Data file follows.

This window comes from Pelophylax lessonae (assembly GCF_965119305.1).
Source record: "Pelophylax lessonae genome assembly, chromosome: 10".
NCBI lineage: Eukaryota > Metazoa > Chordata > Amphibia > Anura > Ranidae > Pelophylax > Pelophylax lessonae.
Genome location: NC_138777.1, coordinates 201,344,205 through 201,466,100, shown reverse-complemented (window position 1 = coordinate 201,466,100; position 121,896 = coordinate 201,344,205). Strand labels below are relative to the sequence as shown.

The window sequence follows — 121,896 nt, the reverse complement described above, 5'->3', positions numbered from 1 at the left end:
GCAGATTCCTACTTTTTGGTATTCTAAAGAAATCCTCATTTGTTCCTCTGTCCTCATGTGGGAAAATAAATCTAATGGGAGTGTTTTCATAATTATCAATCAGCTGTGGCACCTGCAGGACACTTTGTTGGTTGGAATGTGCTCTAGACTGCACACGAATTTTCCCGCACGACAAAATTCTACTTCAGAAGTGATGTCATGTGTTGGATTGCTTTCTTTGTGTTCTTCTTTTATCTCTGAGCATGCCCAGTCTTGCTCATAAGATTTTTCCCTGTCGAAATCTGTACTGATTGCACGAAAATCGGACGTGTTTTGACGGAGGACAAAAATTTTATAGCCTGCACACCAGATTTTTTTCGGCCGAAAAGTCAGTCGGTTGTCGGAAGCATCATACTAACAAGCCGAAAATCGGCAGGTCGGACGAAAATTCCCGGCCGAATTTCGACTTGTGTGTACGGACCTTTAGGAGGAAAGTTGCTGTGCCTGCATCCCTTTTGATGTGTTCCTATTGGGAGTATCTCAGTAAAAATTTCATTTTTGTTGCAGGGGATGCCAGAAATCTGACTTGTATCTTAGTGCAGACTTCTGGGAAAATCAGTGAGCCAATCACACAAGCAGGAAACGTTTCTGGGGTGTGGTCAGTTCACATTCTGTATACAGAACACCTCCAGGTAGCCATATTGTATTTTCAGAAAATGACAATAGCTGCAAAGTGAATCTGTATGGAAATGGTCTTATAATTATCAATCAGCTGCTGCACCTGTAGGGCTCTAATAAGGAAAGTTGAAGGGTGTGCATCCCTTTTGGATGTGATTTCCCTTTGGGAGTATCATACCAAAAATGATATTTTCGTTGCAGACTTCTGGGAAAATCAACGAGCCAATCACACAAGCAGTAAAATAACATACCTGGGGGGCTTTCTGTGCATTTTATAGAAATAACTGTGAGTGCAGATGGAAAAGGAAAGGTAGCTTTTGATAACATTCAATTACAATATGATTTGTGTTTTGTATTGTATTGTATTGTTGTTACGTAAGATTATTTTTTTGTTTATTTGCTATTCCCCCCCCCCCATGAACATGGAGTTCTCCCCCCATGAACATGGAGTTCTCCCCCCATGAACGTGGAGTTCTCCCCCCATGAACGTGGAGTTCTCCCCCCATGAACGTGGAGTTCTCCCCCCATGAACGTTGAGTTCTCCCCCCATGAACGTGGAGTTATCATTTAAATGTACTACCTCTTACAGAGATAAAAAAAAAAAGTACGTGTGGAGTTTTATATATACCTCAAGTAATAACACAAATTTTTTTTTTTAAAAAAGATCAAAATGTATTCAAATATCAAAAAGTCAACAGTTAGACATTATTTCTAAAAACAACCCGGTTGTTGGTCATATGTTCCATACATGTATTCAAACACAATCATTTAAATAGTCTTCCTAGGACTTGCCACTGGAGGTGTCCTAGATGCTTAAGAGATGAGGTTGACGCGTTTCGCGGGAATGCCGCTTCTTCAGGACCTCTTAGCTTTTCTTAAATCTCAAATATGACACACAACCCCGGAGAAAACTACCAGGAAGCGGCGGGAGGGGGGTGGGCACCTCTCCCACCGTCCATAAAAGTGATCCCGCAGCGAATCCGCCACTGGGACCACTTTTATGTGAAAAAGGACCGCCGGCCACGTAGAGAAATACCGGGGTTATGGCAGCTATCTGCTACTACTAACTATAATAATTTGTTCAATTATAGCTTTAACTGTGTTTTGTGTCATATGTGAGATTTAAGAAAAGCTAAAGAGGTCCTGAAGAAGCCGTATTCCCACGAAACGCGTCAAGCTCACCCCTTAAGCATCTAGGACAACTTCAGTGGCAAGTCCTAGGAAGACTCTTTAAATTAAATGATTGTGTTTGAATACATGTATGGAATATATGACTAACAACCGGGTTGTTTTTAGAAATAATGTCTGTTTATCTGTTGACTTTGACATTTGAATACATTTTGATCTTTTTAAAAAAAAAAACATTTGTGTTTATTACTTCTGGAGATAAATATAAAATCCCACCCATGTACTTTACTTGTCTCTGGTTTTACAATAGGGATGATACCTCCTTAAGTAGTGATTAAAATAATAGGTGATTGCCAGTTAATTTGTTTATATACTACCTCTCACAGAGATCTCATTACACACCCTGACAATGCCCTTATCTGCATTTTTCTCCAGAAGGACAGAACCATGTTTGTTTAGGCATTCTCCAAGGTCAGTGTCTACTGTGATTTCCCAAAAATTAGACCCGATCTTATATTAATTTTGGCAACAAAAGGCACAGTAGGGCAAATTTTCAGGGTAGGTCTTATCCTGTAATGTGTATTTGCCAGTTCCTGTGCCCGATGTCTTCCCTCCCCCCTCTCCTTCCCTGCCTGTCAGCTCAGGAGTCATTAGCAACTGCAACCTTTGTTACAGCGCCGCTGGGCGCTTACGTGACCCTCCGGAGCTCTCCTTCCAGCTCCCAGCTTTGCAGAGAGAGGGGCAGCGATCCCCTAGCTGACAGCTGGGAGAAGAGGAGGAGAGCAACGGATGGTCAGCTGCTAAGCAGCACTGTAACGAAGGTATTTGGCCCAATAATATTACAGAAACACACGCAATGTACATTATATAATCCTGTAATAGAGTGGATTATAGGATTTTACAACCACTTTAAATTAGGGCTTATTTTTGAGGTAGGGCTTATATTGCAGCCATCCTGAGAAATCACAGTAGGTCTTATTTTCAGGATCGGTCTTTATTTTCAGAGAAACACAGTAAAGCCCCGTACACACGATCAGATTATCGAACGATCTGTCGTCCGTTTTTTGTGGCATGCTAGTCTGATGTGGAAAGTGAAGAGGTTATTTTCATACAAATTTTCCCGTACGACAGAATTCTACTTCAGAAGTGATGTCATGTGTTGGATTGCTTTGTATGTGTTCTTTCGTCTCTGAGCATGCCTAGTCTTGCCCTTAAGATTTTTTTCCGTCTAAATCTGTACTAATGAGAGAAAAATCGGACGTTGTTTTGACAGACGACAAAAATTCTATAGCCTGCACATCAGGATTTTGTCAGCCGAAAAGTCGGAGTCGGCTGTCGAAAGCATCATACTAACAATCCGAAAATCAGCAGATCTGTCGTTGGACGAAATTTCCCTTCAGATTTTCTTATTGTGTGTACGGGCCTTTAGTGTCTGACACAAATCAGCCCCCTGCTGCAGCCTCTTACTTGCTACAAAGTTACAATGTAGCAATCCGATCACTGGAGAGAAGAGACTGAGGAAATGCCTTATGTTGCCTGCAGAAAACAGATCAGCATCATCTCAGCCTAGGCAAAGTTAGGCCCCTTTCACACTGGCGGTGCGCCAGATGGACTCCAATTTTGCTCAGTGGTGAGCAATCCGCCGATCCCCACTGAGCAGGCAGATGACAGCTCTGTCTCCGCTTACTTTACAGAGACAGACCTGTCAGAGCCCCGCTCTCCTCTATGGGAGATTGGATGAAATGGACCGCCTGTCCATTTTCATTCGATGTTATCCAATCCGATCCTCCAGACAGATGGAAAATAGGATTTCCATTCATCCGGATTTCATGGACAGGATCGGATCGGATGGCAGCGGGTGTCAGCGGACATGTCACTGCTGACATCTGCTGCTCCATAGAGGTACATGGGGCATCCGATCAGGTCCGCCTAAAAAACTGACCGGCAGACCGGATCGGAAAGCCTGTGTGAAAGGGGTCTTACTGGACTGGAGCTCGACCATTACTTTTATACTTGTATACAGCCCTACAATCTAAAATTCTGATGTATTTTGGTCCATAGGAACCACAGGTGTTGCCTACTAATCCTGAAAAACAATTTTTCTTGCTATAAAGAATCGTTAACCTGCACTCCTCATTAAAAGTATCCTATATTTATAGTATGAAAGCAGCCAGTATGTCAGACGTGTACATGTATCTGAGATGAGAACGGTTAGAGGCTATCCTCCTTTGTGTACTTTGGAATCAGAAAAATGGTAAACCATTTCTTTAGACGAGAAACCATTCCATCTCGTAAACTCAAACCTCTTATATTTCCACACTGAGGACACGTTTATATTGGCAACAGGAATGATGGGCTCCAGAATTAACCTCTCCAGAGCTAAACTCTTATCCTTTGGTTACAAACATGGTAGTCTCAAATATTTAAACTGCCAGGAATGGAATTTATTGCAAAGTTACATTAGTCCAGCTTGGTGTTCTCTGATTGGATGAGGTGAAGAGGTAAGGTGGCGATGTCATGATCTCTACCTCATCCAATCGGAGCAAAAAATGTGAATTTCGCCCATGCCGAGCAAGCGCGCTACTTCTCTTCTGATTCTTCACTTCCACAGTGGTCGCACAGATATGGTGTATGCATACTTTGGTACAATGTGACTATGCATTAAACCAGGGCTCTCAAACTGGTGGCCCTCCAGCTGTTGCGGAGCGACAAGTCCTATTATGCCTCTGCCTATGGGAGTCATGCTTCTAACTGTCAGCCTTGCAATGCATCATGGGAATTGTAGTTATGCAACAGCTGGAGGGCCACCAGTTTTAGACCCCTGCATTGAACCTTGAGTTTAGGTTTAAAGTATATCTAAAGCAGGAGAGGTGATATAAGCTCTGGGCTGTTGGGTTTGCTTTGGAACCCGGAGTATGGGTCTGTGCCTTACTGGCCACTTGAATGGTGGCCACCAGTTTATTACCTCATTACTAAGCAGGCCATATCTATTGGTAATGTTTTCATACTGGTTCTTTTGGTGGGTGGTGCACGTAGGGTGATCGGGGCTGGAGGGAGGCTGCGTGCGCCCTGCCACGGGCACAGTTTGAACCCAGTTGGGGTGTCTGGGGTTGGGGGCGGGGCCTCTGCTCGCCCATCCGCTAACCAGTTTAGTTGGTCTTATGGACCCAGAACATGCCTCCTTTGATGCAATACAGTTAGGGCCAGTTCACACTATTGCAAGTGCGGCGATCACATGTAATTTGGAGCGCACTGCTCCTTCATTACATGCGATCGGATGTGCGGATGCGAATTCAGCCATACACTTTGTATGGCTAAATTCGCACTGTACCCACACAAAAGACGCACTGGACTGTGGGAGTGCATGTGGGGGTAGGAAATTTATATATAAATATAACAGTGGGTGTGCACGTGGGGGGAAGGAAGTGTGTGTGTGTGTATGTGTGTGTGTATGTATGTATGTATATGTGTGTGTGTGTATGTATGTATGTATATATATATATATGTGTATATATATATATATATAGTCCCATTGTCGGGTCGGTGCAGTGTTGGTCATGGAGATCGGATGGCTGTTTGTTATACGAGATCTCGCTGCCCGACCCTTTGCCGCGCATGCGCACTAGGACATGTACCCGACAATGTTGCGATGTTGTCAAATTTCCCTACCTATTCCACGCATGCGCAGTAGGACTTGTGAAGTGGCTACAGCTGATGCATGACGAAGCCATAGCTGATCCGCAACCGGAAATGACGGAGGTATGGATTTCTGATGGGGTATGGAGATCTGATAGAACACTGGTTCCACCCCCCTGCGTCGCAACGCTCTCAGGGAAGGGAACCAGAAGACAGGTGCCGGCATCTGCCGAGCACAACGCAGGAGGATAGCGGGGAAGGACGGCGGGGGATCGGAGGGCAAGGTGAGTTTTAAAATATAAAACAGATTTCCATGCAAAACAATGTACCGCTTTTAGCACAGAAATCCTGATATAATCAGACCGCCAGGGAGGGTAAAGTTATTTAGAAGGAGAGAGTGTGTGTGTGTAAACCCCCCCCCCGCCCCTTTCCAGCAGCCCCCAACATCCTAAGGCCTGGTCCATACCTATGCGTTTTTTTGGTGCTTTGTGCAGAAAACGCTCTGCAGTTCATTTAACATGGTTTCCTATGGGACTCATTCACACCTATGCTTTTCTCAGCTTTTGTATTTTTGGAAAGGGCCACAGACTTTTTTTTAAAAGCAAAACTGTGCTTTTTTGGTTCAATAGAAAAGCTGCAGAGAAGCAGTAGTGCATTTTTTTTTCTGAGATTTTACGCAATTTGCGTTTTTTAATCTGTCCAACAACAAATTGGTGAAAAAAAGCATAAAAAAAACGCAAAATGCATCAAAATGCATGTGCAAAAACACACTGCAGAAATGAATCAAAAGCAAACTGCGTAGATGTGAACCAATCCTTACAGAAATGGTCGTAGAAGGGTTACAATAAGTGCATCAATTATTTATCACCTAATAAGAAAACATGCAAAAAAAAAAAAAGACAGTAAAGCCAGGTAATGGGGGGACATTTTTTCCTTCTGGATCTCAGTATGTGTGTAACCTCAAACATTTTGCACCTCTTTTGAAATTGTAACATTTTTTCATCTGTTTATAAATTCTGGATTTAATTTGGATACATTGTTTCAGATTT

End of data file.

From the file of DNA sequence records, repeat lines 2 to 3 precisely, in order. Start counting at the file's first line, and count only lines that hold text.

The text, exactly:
Source record: "Pelophylax lessonae genome assembly, chromosome: 10".
NCBI lineage: Eukaryota > Metazoa > Chordata > Amphibia > Anura > Ranidae > Pelophylax > Pelophylax lessonae.